Cute, Short and Romantic — A New Story for Y’all

On A Crowded Floor Cover 1.2-01

You may be aware, if you’ve been following my posts the last few months, that I’m into set dancing. Earlier in the summer this story of mine appeared in the Ireland-based magazine Set Dancing News. It’s called On a Crowded Floor and it’s about a young man who’s trying to court an Italian girl who doesn’t speak English. You can get it now on Amazon Kindle for just 0.99. It’s amusing, romantic, and since it’s just over 3000 words it won’t keep you up all night.



Irish Fest

On Thursday we arrive at the festival grounds early and walk around, looking at vendors and food carts before heading to the dance pavilion. The dynamic here is different than at the weekly dance nights. Blurry confusion from the surrounding festival seeps into the open tent. Spectators watch from picnic tables around the dance floor. We’re still early, and for a while it’s just us, a couple out-of-towners, and a handful of the core Milwaukee group.
Some of us get up for the ceili dancing which precedes the set dances. We do Haymaker’s Jig and then a set dance I’ve never heard of before. I try to dance lead for a blond preteen girl. We mess up a lot but she’s laughing and loving it. She mirrors my spirit, a young dancer doing what she loves and who cares if she’s doing it wrong. Not her and not me.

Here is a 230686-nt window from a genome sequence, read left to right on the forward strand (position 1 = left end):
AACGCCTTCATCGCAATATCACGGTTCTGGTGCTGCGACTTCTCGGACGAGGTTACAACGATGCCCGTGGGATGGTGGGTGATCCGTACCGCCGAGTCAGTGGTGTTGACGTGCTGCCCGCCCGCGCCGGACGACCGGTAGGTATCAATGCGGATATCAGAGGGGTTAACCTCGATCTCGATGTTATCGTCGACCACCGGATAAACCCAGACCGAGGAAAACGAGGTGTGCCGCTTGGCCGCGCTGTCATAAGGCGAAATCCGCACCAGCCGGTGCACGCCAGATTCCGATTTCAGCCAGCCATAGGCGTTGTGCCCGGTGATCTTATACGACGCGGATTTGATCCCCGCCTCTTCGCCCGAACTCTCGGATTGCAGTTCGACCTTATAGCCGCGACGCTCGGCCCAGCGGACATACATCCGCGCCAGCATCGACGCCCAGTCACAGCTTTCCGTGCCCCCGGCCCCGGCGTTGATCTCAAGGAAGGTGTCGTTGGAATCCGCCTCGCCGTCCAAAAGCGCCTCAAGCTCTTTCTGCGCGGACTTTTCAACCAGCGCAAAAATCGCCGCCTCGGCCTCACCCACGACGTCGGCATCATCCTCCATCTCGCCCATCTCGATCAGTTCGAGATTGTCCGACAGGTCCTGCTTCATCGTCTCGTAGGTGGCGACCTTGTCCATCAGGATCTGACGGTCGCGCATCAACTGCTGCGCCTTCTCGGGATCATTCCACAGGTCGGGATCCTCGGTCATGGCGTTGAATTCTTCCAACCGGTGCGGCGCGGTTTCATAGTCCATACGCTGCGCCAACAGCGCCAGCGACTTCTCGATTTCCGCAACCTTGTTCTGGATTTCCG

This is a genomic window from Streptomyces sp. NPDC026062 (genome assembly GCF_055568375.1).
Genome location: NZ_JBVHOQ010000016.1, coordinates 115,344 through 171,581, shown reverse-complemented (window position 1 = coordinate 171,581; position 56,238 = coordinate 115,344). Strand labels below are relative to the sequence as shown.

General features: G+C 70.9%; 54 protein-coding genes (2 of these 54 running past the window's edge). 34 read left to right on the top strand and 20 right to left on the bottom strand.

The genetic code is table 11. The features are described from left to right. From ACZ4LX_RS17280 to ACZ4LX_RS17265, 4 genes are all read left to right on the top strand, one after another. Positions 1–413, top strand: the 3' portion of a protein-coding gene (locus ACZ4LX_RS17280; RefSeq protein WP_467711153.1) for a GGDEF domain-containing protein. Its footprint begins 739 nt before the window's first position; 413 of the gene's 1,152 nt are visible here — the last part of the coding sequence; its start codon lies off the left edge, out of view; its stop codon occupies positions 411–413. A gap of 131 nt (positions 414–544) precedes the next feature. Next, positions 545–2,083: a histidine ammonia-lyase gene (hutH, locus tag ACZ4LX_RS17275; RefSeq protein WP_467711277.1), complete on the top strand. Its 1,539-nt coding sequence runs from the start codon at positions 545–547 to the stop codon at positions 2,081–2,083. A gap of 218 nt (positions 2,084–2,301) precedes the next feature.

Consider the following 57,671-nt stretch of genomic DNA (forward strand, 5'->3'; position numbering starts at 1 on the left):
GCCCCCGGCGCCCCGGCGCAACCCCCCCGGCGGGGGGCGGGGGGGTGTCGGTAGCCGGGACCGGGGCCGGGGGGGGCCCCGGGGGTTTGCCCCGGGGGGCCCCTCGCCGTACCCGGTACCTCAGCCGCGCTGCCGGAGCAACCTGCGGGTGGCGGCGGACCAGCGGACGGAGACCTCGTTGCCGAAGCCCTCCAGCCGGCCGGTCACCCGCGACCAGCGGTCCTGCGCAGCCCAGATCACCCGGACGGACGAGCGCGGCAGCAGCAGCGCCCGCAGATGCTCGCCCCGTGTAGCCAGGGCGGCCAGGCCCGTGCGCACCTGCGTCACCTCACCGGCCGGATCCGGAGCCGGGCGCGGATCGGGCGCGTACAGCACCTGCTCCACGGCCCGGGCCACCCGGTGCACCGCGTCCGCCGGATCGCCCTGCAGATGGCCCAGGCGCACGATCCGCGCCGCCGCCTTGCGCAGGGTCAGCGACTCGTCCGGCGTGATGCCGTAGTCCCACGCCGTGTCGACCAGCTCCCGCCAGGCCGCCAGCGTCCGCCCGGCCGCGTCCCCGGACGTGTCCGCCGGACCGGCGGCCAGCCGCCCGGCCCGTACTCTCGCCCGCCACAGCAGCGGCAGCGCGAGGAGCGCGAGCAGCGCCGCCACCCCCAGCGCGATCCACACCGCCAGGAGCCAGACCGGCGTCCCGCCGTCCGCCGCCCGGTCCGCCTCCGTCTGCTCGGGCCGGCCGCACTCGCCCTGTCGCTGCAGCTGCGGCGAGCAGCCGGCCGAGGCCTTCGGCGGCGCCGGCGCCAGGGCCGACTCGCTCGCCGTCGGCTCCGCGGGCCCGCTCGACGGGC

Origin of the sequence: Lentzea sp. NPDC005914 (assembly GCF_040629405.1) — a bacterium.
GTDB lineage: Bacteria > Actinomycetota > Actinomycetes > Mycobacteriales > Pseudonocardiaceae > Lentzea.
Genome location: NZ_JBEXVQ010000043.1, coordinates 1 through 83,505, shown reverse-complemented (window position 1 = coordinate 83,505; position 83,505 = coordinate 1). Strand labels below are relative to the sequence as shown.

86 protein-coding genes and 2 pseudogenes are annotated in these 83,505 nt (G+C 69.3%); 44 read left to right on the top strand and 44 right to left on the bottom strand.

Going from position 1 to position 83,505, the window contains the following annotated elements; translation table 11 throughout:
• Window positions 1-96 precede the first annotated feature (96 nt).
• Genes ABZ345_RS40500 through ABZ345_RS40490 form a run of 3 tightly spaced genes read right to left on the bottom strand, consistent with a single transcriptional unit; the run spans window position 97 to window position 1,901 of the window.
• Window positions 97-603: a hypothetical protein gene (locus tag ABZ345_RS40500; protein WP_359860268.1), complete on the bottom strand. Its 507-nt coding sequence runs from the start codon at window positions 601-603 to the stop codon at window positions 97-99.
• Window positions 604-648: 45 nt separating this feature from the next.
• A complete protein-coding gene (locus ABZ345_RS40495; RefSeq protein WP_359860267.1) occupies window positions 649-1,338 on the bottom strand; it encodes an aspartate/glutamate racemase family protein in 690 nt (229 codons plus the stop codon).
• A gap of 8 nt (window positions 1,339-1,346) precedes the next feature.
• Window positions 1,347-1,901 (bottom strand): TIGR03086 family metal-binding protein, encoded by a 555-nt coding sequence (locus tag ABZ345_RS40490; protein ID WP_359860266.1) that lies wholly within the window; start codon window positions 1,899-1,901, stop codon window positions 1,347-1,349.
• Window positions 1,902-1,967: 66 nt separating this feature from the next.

It grows dark outside the tent and the sky above Lake Michigan is a stripe of blue beneath a cap of night. RiRa, the first band of the weekend, takes the stage. Sets form on the dance floor before anyone knows what the first dance will be. We walk onto the floor, joining the giddy assembly, and a set forms around us. We’re runners on a starting line, ready for the call to get ready. The set is Clare Plain. RiRa plays the opening notes, putting everyone on their marks—and we’re off.
We know this set and don’t need it called, calling it quietly to ourselves through the figures. It’s the first dance we learned, a whole year ago, and we’re dancing it now at the first set of the first night of Irish Fest.
We do great.
After a few more sets, just a few to open the weekend, everyone gathers at the tables to talk with old friends, getting reacquainted, meeting new ones. People come to us and shake hands and introduce themselves. They’re from Seattle and Toledo and Chicago and Ireland and Detroit. They are a gentle, polite kind of friendly, ready to dance, ready to sit and talk, ready to enjoy themselves. We talk until the floodlights dim around the tent. The sky is all black now, the lake invisible in the dark.
After the festival closes for the night we go to a friend’s house for a late potluck. We help set out food on the L-shaped patio: quiches, pulled pork tacos, quinoa salad, melons, pretzels. We pile meat on small tortillas and carry them dripping to folding chairs set along the patio.
More people come by and introduce themselves and we talk about beginners’ dancing and contra dancing and how we learned about set dancing.